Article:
As the nation braces for another round of summer riots, fueled by the radical left’s slogan of “no justice, no peace,” lamenting our country’s “systemic institutional racism,” it’s important to remember which political party has sought to bring down the collective temperature through bipartisan compromise.
Last summer, Republican Sen. Tim Scott, introduced a police reform bill that incorporated many of the Democrats’ demands, like making lynching a federal hate crime, creating a commission to review the nation’s criminal justice system, aggregating data on use of force by police, banning the use of choke holds by federal officers and punishing state and local law-enforcement agencies if they failed to do so, and similarly, when and if they failed to report to the Justice Department when no-knock warrants were used.
Mr. Scott’s efforts were in good faith. He told his Democratic colleagues he was open to compromise and would support amendments to his bill. If it passed the Senate, House Speaker Nancy Pelosi could’ve crafted it more to her liking in negotiations before sending it to the president to sign.
It was the only shot of passing real, bipartisan police reform last year, and it never even made it to Senate floor for debate.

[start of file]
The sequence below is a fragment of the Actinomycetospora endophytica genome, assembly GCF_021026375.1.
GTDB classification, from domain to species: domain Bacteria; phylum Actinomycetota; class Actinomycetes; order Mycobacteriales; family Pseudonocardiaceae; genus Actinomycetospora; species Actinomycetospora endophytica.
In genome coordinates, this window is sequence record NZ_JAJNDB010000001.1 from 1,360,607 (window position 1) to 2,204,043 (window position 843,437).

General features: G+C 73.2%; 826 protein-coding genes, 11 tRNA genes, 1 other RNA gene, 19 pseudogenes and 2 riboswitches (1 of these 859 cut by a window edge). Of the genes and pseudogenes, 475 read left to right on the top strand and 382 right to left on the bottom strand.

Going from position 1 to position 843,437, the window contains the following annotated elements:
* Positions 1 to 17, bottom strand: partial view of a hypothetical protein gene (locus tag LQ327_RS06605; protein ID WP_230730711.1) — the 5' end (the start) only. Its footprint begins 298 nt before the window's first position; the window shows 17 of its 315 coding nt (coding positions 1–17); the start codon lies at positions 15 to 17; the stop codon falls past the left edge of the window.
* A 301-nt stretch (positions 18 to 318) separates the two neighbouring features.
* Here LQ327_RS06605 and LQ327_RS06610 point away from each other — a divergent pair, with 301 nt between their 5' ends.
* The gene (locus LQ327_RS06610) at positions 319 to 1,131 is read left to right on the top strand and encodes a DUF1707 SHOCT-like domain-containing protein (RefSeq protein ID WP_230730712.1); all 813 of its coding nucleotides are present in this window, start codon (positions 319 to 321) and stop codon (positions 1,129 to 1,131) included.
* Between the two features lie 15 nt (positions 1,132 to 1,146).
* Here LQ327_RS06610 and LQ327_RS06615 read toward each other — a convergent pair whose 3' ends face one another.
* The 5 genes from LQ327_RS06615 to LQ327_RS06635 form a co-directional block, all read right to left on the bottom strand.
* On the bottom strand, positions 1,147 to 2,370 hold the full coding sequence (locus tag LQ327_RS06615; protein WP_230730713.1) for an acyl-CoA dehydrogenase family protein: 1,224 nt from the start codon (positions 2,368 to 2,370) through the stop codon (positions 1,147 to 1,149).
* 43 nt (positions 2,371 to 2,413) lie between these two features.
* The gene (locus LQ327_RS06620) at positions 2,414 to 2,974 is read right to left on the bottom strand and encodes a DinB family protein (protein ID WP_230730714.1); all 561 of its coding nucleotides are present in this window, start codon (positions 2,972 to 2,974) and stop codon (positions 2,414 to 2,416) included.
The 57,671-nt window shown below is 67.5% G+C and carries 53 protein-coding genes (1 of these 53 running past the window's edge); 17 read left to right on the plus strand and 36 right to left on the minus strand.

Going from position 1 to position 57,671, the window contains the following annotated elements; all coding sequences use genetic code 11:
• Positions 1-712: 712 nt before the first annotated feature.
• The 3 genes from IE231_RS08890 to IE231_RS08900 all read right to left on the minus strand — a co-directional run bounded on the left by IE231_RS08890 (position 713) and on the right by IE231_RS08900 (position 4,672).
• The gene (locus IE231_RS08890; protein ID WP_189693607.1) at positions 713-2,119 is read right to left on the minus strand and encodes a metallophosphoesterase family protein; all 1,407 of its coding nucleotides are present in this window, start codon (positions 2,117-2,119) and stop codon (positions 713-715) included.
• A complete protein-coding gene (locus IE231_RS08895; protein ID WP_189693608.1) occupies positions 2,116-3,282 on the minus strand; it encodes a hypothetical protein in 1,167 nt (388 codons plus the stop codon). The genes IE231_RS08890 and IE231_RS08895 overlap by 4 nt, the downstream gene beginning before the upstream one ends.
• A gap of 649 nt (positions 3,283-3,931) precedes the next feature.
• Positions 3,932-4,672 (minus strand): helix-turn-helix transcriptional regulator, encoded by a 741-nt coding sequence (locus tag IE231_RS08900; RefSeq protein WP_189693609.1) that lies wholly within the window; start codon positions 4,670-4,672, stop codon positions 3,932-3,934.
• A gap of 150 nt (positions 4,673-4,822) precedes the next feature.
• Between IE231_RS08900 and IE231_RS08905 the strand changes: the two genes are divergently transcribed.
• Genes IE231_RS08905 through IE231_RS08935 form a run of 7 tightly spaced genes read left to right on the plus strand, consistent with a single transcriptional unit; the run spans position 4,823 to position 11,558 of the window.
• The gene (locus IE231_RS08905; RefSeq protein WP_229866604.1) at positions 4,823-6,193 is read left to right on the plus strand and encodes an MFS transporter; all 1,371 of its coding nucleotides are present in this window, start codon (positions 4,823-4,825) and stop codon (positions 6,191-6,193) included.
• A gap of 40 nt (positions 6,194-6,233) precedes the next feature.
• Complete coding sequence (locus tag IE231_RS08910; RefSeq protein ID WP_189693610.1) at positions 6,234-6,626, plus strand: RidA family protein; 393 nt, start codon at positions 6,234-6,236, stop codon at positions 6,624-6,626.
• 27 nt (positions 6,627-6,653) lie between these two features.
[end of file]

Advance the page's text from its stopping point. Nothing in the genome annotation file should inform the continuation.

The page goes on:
Democrats used the same filibuster they’re now calling racist to block it. It was all political, Democrats didn’t want to give Republicans a win before the presidential election, and even more sinisterly, used the civil unrest to fire up their base.
Sen. Richard Durbin called Mr. Scott’s bill a “token, half-hearted approach,” paying no heed to the fact Mr. Scott is Black and has personally experienced discrimination by law enforcement. Mrs. Pelosi went even further, describing Mr. Scott’s bill as “trying to get away with murder, actually. The murder of George Floyd.”
One party was seriously looking to harness the passion and energy of the American public into real reform, the other was only trying to further inflame and divide.
“We lost — I lost — a vote on a piece of legislation that would have led to systemic change in the relationship between the communities of color and the law enforcement community,” Mr. Scott said last year after his bill was shot down.
In advance of the verdict in the Derek Chauvin trial, Democrats continued to pour fuel on the fire, with Rep. Maxine Waters calling on protesters to “get more confrontational” if they didn’t like the outcome of the case.
The end result? More violence in the streets, less compromise in Washington. Democrats have proven they aren’t serious about real police reform, and have embraced anarchy instead.